“Daydreamers” by Glint
After teasing fans with the release of 2 EPs in 2015, the Nyack, NY based band
Glint has announced the upcoming release of their new full-length, Inverter. Due out Friday, March 11 via Votiv, it marks Glint’s first long-player for the label. Today the band shares the album track “Daydreamers”
To create Inverter, Jase Blankfort set up his studio in empty warehouses near his home in Nyack. “All the cubicles and desks were still there, but all the life had been suck out of the building,” he says. “I went into that weird corporate setting, set up my stuff in these different rooms, and let the environment take me away. That’s where some of the Glint sound comes from.”
As the creative force behind Glint, Blankfort is no fan of traditional recording studios, which can be sterile, institutional, or coldly clinical- more akin to a dentist office than a place to craft exuberant earworms of crazy-quilt pop arrangements. “Modern day recording studios can have a sterile environment with formulaic expectations, these abandoned warehouses in which we’ve assembled the Glint playground have allowed a vast unrestricted protected space in which we were able to grow and explore, you can hear the buildings in the record.” For Blankfort, it must come naturally, which is why he works better in unconventional spaces that have a strong connection to the real world, yet remain separate from it.
Inverter fills those huge spaces with everything from hip-hop beats to Britpop guitars, from orchestras to vintage synths, sequencers to shakers, laptop-pop blips to torch-ballad choruses. The warehouses allowed Blankfort to cloister himself off from the world with these songs, the better to obsess over their every detail. “Sometimes I’ll stay there for a weeks straight. Just live in that warehouse for a while. Eventually I’ll come back out for air.”
During the time it took to make Inverter, Glint grew from what had been essentially a solo project into a further developed “wall of sound.” Anders Fleming, drummer/multi-instrumentalist, became a new driving force to Glint’s anthemic “heartbeat.” Fleming was a teenager playing in a local band when Blankfort caught a show. Impressed by the kid’s nuanced, melodic style, he asked him to audition for Glint and “everything just clicked. He was young, but sounded so beyond his years.”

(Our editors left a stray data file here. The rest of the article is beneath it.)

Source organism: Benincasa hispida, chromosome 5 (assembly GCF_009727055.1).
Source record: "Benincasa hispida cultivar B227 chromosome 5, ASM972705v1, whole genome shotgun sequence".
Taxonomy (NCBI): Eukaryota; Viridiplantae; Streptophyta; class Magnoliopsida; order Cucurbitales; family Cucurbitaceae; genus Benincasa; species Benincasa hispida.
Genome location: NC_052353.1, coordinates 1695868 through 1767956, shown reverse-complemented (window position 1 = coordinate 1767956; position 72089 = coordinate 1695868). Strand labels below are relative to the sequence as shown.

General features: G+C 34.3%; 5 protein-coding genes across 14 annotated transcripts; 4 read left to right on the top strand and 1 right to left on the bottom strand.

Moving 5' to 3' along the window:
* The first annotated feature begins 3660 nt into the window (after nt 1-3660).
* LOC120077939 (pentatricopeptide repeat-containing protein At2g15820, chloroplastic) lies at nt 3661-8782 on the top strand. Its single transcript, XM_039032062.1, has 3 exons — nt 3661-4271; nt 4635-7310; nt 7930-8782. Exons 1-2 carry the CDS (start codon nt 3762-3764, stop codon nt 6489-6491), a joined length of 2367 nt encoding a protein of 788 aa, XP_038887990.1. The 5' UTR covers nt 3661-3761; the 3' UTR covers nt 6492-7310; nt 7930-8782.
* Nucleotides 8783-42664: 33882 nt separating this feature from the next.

After setting down initial tracks among the corporate ghosts of Nyack, Blankfort and his small team of collaborators road tripped out to the wilds of rural Michigan, where they completed Inverter at The Loft, just outside Ann Arbor. It’s no ordinary recording studio, but an overhauled barn in the middle of a 100 acre horse farm. “It’s not frequented by a lot of artists,” says Blankfort. “The Loft is really just producer Tim Patalan opening his world to bands he thinks are doing something interesting.”
Despite the change in scenery, Blankfort felt he was in comfortable environs. “It reminded me of the warehouses, being the middle of nowhere and giving everything to this big, open space and letting it give back to you.”
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